Mobile Application


Mobile applications can have many uses. They can act as a container for traditional content such as videos or games, or as a gateway to a brand's multiple services and offers. They can also provide additional services related to a brand's core business, such as a bar locator for Smirnoff or are cope book for Kraft. But most importantly, mobile applications are connected with con¬sumers in a real-time, intimate way, and therefore allow for immediate and precise consumer feedback and insight. The trend towards integrated app stores within smart phones is significant. Screen Digest estimates 150 million smart phones were sold in 2008, and more than 500 million applications were downloaded from Apple's App Store for iPhone and iPod Touch alone. Free applications that provide additional value to the end user are much sought after. Whether it is entertainment, useful services or a coupon, the application works best when it is related to the brand: don't bother offering a krafting game if you sell detergent. There is a fundamental difference between sponsoring a third-party application and taking part in the design of software in line with the brand's values.

There is a lot of talk today about location-based advertising, but the ad inventory to back the hype is not available yet. Intro¬ducing location-based services through a dedicated, useful app, such as a store locator with coupons selections, helps build trust in an otherwise intrusive technology .Brands should also keep in mind the mobile phone remains  above all  a com¬munication device. Address books on our mobile phones can be thought of as the ancestor of today's social networks, and its capacities as a viral communication tool were proven long ago. Of course, optin is paramount. Forgetting this cardinal rule will have disastrous consequences. That is why the added value must be compelling enough for the user to act on the optin proposition. Also, an application that can be customized to better suit the needs of the user will have a longer lifespan. Brands should keep in mind that, even with a useful and free mobile appli¬cation, they are still competing with other forms of services and entertainment on a very small screen. here are several factors to take into account when designing a mobile applica¬tion, especially for iPhone owners, who tend to be early adopters of mobile applications and are also more aware of mobile advertis¬ing.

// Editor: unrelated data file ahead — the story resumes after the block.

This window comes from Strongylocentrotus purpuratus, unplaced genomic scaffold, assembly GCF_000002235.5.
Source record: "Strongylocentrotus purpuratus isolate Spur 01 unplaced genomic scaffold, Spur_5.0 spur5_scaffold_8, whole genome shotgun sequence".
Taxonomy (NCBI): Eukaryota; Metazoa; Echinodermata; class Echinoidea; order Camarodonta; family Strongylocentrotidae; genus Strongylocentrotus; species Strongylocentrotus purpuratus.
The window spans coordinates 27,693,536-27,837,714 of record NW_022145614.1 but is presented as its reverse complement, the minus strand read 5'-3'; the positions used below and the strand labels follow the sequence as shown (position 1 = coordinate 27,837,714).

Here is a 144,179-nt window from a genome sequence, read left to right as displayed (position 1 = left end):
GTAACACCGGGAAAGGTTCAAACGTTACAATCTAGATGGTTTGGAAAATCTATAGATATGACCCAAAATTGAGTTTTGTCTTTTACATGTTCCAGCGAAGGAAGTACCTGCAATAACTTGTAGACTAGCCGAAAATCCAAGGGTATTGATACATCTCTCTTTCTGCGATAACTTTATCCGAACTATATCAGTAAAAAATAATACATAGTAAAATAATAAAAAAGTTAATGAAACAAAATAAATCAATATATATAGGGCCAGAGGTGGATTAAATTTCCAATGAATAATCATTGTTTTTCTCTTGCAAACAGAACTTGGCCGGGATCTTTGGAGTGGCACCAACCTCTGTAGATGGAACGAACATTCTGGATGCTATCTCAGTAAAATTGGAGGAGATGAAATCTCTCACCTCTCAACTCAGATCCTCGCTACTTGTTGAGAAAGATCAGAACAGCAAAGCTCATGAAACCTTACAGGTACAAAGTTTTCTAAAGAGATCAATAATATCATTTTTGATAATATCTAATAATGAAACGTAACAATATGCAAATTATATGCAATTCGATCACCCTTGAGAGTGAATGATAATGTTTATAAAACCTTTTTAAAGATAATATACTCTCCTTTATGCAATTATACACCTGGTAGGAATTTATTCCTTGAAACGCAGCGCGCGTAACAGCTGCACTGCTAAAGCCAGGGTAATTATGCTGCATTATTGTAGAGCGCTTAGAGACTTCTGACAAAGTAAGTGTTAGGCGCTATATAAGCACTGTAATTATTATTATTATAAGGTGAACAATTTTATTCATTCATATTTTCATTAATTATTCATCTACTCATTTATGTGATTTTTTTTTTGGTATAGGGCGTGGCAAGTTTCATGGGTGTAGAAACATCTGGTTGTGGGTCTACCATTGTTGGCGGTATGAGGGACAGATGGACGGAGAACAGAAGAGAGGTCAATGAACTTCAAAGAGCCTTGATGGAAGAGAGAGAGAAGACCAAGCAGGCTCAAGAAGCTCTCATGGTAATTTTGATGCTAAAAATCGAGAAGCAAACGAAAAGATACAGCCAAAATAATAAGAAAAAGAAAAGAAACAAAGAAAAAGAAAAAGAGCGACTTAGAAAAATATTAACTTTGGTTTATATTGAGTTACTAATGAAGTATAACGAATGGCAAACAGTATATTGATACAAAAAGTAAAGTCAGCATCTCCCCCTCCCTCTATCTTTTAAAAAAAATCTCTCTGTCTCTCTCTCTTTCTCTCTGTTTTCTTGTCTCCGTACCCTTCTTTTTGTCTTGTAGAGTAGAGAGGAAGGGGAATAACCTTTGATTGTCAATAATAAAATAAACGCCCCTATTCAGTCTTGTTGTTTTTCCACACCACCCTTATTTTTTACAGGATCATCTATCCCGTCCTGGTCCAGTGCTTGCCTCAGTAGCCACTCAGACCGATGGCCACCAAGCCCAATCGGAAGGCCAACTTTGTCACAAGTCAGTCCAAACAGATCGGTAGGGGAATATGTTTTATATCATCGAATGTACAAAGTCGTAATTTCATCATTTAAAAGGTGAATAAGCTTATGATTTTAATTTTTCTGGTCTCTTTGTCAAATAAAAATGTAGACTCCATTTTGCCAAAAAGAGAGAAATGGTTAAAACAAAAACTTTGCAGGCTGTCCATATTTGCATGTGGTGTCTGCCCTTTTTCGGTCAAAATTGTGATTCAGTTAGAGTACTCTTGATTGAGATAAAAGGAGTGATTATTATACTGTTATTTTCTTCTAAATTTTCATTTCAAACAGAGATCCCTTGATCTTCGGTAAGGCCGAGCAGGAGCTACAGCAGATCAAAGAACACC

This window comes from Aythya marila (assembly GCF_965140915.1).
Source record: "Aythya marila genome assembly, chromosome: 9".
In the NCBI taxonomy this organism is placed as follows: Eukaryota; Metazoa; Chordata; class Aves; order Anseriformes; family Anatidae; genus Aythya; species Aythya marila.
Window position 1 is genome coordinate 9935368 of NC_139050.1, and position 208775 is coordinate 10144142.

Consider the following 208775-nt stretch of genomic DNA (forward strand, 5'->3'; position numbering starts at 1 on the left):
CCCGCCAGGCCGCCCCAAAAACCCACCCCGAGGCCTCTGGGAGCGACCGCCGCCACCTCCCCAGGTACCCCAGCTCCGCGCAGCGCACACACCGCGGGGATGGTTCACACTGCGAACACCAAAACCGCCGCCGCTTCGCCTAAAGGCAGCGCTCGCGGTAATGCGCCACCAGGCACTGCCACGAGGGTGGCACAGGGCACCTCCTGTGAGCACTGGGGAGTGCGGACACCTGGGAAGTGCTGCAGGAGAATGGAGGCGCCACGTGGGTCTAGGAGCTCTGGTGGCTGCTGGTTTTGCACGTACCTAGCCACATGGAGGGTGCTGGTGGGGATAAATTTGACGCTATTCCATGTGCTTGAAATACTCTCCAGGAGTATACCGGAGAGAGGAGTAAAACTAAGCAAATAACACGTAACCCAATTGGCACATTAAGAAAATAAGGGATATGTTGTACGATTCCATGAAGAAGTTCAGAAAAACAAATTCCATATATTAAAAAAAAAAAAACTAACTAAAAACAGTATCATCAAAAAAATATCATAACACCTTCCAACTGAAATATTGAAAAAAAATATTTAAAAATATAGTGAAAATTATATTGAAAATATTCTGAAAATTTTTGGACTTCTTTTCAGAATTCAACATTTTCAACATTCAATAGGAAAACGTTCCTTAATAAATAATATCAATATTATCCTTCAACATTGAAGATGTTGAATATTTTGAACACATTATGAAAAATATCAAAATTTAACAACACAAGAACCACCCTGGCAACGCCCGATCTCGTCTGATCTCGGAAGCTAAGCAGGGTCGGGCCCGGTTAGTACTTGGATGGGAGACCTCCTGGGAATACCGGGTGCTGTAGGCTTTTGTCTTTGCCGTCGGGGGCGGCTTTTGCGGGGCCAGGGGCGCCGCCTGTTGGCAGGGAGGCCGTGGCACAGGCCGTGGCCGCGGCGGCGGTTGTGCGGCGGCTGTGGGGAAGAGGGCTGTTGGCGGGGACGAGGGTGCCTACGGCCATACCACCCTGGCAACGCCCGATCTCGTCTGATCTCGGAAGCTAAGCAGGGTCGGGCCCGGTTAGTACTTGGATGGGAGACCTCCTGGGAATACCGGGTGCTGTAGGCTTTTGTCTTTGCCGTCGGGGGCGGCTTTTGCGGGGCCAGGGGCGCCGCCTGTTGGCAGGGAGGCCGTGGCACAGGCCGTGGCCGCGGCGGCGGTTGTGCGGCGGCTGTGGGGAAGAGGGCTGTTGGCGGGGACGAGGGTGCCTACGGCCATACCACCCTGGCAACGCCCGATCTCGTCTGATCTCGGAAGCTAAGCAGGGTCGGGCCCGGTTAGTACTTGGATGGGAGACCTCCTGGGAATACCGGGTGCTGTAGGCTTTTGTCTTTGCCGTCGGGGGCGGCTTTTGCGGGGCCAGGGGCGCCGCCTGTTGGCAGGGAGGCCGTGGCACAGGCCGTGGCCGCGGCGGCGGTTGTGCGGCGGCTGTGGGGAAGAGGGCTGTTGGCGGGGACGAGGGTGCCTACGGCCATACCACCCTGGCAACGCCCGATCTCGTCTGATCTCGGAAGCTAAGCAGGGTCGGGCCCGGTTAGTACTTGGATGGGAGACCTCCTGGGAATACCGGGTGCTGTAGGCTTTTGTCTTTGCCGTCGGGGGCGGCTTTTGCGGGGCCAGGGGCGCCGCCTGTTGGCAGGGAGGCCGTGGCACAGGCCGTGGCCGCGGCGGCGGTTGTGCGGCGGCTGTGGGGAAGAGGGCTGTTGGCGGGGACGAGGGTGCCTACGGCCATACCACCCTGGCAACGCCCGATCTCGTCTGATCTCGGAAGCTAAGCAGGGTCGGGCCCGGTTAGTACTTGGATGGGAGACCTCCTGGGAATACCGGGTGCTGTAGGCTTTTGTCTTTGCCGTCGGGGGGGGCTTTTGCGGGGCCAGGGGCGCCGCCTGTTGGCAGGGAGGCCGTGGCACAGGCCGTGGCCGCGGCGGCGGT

This audience presents a tremendous opportunity for companies looking to set up iPhone-specific mobile ad campaigns. The first thing to consider is why con¬sumers will use the application instead of a mobile Web site or just plain text messaging. What additional benefits will your applica¬tion provide? For instance, location-based applications can pinpoint a user's exact location, providing value and opportunities that mobile Web sites cannot. Next, be sure to use a rich and engag¬ing interface. Leverage the cool things that the device provides, such as I Phone and iPod “shaking,” touch screen functionality or device tilting to grab users in the first twenty seconds of trying your application. If the user doesn't instantly “get it,” there is a strong chance they will abandon the application and never return.

Now think about longevity. Many people will use a lights a beer game just once because it's all about a single experience, and because free mobile applications are highly disposable in the eyes of the consum¬er. When designing an application, think about what will keep a user coming back. Also, listen to your users by giving them channels to feed back ideas and take those concepts to make constant improvements to your application .Lastly, do not rely on partners. With more than 20,000 iPhone applications to compete with, the success of your applica¬tion cannot be driven by deck placement. Good placement is a reward for success, not the other way around. Remember, career decks and app stores are large meritocratic ecosystems, so the best applications rise to the top. Paying careful attention to design, user interface and ergonomics is critical to the success of your application.